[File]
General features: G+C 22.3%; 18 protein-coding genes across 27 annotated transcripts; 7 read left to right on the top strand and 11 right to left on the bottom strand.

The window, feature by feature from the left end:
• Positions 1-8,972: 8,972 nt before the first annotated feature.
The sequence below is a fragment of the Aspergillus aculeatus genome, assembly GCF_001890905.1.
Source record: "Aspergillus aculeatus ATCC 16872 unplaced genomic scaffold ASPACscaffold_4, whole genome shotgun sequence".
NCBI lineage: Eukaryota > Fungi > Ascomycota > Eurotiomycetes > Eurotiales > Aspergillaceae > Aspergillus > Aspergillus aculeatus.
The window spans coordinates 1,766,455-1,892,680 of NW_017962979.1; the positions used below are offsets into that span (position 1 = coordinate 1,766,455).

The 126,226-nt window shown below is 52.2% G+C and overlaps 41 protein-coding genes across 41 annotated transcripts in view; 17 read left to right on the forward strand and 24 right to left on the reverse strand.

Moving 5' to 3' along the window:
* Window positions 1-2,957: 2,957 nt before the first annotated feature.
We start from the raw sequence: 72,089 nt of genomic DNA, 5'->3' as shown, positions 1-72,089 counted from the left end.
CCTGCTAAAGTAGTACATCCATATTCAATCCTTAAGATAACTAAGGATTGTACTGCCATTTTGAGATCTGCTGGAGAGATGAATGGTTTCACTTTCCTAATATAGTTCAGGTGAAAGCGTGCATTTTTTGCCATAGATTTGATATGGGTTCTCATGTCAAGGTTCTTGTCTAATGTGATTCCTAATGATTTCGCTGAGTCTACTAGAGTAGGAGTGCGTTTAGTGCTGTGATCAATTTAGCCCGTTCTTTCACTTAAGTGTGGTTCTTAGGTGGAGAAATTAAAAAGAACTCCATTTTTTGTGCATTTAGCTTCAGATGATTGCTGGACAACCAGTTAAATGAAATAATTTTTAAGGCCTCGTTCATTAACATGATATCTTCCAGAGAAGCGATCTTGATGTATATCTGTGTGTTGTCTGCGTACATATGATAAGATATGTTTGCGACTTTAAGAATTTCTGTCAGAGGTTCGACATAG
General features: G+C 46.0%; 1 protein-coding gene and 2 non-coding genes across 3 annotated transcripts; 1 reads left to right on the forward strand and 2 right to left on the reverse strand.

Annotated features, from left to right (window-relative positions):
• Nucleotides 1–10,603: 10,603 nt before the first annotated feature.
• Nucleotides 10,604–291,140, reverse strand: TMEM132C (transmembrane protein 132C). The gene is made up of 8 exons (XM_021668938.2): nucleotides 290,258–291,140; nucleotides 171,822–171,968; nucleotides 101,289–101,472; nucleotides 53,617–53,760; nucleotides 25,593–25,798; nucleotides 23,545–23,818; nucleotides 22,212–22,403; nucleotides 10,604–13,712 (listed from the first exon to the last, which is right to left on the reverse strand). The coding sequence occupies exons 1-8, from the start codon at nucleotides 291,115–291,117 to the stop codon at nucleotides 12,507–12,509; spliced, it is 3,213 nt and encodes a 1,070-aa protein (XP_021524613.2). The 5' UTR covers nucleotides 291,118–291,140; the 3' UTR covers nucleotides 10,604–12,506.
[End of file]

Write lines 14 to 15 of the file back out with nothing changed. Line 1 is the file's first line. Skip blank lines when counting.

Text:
Annotated features, from left to right (window-relative positions):
• Nucleotides 1–10,603: 10,603 nt before the first annotated feature.